“Like being enfolded into a glorious, celestial, orchestral song… A worthy literary masterpiece… Amazing, wonderful book.” Julie Clayton, New Consciousness Review

“Beautiful book.” —Dr. Catherine Al-Meten, The Examiner, Portland, Oregon

“…the poetry and language is rather beautiful. …it’s really very readable.” —Chris Hislop, Savage, London

“…a very important book for our time.” —Tina Benson, Amazon Review, California

“A contemporary classic! Highly recommended for reading.” —Nishat Haider, Lucknow University, India

“…fascinating juxtapositionings, and unique symbolism for our time.” —Dave Gordon, The Jewish Post and News of Winnipeg, Canada

“I found this book to be up to the standards set by Homer.” —LibraryThing

Longer excerpts with links on my homepage.

Frederick Glaysher

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Leo Tolstoy. Hadji Murad.

Leo Tolstoy. Hadji Murad. 1911.

September 30, 2009

Lev Tolstoy's Favorite Bench
Lev Tolstoy’s Favorite Bench

I recently downloaded and read from Google Books Tolstoy’s novella Hadji Murad. It’s one of the very last pieces of fiction he wrote, finishing it in 1904, published in 1911, the year of his death. The short novel, about 200 pages on an ereader, has always been praised as an exquisitely crafted work of art. Tolstoy allows the structure and interplay of events to speak for themselves, eschewing nearly all temptation to explain to the reader his intentions and meaning. For precisely this reason, the book may be an especially challenging one. Before stating what I think of Hadji Murad, I must touch on my very long relationship with Tolstoy….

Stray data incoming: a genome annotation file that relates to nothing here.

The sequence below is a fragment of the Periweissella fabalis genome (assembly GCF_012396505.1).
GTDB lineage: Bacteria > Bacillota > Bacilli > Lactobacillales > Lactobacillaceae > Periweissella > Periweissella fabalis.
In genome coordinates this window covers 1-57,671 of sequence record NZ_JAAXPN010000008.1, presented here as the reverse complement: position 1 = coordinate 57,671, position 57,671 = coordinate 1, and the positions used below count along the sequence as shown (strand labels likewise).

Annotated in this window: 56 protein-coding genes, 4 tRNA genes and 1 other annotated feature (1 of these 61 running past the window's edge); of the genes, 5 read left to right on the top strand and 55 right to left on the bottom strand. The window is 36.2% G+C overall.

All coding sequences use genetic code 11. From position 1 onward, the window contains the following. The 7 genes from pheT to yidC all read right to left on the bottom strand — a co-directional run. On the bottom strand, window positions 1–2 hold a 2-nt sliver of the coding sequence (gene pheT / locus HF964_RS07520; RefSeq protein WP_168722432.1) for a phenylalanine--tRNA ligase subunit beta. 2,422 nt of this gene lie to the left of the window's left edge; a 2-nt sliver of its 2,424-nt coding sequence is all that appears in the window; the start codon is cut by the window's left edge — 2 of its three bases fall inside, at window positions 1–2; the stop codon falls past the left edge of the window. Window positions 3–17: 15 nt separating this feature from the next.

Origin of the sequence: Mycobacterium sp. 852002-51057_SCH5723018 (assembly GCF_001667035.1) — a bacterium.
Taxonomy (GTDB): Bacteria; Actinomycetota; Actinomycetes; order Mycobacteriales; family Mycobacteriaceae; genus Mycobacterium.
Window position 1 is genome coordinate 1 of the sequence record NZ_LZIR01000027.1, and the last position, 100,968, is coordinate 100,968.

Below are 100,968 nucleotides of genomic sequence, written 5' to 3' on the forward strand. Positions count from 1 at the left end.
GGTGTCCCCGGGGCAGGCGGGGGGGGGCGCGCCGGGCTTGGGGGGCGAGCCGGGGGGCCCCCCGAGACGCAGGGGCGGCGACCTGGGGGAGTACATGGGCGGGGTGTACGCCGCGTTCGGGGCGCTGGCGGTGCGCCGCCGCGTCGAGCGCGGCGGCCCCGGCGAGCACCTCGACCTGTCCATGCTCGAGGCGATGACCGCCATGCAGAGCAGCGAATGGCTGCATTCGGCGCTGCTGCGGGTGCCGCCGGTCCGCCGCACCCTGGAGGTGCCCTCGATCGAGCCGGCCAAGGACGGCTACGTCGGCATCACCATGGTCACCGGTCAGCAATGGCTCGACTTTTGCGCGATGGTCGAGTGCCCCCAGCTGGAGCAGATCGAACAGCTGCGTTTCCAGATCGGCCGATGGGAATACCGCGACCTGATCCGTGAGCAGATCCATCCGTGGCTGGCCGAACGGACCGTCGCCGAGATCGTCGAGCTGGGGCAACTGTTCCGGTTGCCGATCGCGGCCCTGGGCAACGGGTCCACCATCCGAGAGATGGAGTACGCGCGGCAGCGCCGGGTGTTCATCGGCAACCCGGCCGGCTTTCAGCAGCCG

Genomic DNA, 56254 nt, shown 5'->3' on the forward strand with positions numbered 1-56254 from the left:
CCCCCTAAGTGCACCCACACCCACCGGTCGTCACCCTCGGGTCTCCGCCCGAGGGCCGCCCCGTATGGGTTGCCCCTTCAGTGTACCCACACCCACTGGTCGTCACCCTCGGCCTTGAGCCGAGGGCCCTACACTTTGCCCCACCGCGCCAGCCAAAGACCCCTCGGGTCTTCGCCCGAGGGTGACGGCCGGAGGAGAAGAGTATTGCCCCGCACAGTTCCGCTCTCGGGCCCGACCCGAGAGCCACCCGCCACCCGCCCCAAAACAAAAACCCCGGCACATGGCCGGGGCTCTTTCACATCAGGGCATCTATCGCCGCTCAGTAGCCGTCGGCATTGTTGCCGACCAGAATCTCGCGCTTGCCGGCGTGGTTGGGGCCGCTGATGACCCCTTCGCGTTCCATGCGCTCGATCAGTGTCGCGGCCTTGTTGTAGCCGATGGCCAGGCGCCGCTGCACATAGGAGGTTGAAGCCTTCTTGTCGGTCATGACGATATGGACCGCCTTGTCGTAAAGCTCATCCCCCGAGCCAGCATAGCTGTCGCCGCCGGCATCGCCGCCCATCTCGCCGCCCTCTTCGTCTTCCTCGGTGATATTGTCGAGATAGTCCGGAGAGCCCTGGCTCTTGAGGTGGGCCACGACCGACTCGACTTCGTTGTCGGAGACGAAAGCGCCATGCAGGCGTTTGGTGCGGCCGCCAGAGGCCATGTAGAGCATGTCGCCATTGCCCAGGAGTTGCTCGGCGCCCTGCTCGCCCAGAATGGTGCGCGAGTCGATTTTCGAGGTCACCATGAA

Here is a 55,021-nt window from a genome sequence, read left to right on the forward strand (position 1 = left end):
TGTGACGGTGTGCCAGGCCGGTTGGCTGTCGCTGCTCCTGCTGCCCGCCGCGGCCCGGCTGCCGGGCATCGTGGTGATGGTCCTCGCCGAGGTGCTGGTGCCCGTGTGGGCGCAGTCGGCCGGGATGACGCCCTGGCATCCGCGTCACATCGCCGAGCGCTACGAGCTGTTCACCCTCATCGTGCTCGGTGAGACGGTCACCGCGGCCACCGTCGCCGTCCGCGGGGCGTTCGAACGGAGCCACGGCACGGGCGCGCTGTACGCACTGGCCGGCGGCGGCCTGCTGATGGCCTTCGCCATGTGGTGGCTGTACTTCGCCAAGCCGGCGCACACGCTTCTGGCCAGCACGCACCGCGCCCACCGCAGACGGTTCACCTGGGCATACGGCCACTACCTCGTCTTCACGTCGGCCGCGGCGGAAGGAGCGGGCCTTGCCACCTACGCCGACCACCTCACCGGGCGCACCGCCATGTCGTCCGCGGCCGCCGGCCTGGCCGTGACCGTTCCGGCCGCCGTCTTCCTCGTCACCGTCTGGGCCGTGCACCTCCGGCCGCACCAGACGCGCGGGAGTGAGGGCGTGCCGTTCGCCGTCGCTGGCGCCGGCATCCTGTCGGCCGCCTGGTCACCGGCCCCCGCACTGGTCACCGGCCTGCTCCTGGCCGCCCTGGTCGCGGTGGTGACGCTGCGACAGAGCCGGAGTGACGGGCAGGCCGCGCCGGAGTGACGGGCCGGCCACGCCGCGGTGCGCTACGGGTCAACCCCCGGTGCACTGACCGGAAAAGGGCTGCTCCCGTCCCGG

Now available in

The Myth of the Enlightenment: Essays
Forthcoming, September, 2014.

http://www.earthrisepress.net/myth_of_the_enlightenment.html

Frederick Glaysher

 

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Of True Religion. John Milton.

Of True Religion and John Milton.

February 7, 2010

Milton’s Cottage
John Milton’s Cottage, Chalfont St Giles

In 1673, a year before his death, John Milton published a pamphlet entitled “Of True Religion, Heresy, Schism, Toleration, and what the best means may be used against the Growth of Popery.” His great poems were all behind him, death before him. Oddly, this pamphlet is little known to the general reader of Milton. After looking through a number of textbook collections of Milton for university courses, published during the last several decades, I was surprised to discover none of them contained “Of True Religion,” yet it was the last piece the man ever wrote. All the more startling is that “Of True Religion” presents a portrait of John Milton significantly at variance with the Puritan caricature of him that is often promoted by scholars in the university. All too often Milton is torn out of his historical time and not seen to be in fact the liberal that he was, clearly headed toward the Glorious Revolution of 1688, which further limited the monarchy and prepared the way for the modern efflorescence of individual liberty and freedom. To distort Milton into a one-dimensional Puritan suppresses the complexity of his actual thinking and life….

Now available in

The Myth of the Enlightenment: Essays
Forthcoming, September, 2014.

http://www.earthrisepress.net/myth_of_the_enlightenment.html

Frederick Glaysher